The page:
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UWE law grad is the fourth ‘coolest’ person in FinTech right now

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Budding entrepreneur secured £200,000 in funding to produce student finance app

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A University of the West of England (UWE) law graduate who secured over £200,000 in financial backing to create his own start-up has been named the fourth “coolest” person in FinTech.

In the wake of the 2008 financial crisis, a new market known as FinTech — or financial technology — emerged on the scene. Entrepreneurs with fresh and innovative ideas began developing new ways in which financial services could be delivered to the market. And Ollie Purdue, at just 22, appears to be one of the best.

Purdue, who graduated in 2014 having secured a 2:1 in law from UWE, created a money management app specifically for students. The app (pictured below), called Loot Bank, is synched to a pre-paid card that helps cash-strapped students accurately track their outgoings.

UK Business Insider
UK Business Insider

With no interest in joining the thousands of law students in pursing a training contract, Purdue — shortly after completing his law degree — took his app idea to a group of potential investors, one of which was Nick Wheeler, founder of shirtmaker Charles Tyrwhitt.

Thanks to Wheeler and seven City banks, Purdue managed to secure over £200,000 in backing. Now, in recognition of the 22 year-old’s success, technology news website UK Business Insider has placed Purdue fourth in their “40 coolest people in UK FinTech”. Seeing off tech-entrepreneurs who have secured investments into the millions, Purdue is one of the youngest people to feature on the list.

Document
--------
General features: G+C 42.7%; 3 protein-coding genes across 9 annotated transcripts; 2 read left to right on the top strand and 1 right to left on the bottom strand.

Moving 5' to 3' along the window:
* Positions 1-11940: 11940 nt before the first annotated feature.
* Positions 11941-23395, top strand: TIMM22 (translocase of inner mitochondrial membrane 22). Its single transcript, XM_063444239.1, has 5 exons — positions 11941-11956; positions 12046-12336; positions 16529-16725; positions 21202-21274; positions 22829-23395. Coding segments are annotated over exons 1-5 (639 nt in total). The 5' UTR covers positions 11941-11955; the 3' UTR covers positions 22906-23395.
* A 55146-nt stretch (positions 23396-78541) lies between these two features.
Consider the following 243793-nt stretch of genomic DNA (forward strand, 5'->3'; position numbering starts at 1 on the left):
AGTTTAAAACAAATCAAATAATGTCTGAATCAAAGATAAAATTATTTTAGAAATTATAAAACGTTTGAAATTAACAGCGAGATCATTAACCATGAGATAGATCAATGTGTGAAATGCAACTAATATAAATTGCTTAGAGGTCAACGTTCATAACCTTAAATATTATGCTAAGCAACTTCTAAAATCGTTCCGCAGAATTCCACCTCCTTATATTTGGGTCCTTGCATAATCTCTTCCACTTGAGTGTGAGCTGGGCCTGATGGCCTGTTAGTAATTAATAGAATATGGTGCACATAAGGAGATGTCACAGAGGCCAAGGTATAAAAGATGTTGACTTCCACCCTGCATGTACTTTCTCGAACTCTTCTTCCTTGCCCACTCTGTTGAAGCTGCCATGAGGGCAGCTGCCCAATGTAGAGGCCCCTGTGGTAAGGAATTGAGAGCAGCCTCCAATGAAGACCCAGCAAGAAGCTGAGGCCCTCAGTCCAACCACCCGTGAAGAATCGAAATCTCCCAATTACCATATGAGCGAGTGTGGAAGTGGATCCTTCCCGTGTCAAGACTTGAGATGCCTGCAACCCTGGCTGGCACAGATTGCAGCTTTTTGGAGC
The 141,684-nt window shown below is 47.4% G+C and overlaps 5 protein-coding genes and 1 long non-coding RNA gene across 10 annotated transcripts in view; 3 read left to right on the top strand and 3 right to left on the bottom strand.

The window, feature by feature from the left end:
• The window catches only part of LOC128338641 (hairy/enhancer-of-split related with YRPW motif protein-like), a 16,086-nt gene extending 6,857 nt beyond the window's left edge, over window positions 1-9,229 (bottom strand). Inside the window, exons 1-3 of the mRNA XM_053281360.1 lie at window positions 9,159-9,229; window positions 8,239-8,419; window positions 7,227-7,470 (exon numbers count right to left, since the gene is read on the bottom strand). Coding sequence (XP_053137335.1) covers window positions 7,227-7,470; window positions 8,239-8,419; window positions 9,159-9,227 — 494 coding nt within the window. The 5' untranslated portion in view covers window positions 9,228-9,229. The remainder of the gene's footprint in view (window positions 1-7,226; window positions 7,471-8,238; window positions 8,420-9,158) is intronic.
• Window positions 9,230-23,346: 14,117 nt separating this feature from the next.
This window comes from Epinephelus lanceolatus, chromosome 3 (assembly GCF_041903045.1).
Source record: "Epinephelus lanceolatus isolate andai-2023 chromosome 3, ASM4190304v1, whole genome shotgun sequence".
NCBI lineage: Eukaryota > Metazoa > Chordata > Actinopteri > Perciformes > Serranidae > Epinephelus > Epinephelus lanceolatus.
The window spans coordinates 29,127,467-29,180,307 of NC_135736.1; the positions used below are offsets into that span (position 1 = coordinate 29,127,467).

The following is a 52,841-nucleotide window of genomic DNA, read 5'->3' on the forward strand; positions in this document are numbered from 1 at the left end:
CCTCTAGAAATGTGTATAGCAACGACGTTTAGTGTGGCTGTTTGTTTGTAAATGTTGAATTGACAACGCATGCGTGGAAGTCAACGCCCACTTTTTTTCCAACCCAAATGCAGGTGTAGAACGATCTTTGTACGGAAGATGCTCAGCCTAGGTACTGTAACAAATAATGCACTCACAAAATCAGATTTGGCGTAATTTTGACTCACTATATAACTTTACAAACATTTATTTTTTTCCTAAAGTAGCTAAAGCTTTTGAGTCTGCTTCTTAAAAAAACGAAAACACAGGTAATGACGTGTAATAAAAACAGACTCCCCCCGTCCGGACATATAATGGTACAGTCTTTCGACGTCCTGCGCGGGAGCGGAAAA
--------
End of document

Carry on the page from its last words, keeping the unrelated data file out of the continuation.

According to the site, the law graduate — who worked as an Apple “specialist” throughout his time at uni — is now in discussion with RBS over a possible partnership. With a further £1 million worth of funding in the pipeline, Purdue said:

Bigger banks, slower banks, they don’t make any money out of students and they don’t want to make a competing brand against us. It’s much cheaper for a bank to try and work with us than compete with us.

And as the FinTech market continues to grow a new and exciting practice area for City lawyers begins to emerge. Speaking to Legal Cheek last month, Norton Rose Fulbright of counsel Victoria Birch revealed how she had witnessed an explosion of interest in FinTech over the past few years. She said:

Demand for specific expertise in this area has been very strong over the last 12 months and there is little sign of this demand abating in the near future.

Speaking at SmarTech 2016 — an event put on by BPP’s SmarTech Society — Slaughter and May associate James Mead echoed Birch’s sentiments but explained how the challenge for lawyers was applying existing law to this fast-moving sector. He told those gathered at the event earlier this year:

It’s a mix of financial services law, regulatory law and IP — and through understanding the clients’ businesses we are figuring out how this existing legal framework applies to some very new questions. In this we are being supported by the government and regulators who are keen to promote London as a global fintech centre.